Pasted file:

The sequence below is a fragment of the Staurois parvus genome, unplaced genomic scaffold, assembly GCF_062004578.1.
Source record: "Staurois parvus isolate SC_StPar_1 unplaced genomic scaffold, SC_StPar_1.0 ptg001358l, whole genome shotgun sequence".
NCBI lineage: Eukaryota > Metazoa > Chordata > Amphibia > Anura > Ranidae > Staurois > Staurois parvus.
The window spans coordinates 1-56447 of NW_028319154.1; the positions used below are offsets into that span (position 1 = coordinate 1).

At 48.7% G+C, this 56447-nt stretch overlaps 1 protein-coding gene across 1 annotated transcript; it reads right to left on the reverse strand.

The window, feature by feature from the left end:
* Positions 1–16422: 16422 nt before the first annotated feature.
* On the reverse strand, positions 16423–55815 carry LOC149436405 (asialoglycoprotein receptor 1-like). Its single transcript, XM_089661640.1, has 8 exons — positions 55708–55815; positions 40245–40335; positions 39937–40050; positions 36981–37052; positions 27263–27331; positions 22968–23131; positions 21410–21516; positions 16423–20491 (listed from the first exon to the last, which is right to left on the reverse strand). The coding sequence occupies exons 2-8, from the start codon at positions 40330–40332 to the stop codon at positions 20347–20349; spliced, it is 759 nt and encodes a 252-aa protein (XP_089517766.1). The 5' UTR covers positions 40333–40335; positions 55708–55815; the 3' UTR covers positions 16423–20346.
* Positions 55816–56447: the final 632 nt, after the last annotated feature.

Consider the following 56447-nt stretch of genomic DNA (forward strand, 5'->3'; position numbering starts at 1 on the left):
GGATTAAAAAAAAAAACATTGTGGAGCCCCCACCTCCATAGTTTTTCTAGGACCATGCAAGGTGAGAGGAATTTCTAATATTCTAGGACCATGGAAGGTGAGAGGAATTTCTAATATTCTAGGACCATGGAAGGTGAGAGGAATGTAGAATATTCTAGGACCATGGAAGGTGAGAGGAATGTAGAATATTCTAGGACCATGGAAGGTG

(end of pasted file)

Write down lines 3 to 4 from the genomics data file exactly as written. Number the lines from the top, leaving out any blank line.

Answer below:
NCBI lineage: Eukaryota > Metazoa > Chordata > Amphibia > Anura > Ranidae > Staurois > Staurois parvus.
The window spans coordinates 1-56447 of NW_028319154.1; the positions used below are offsets into that span (position 1 = coordinate 1).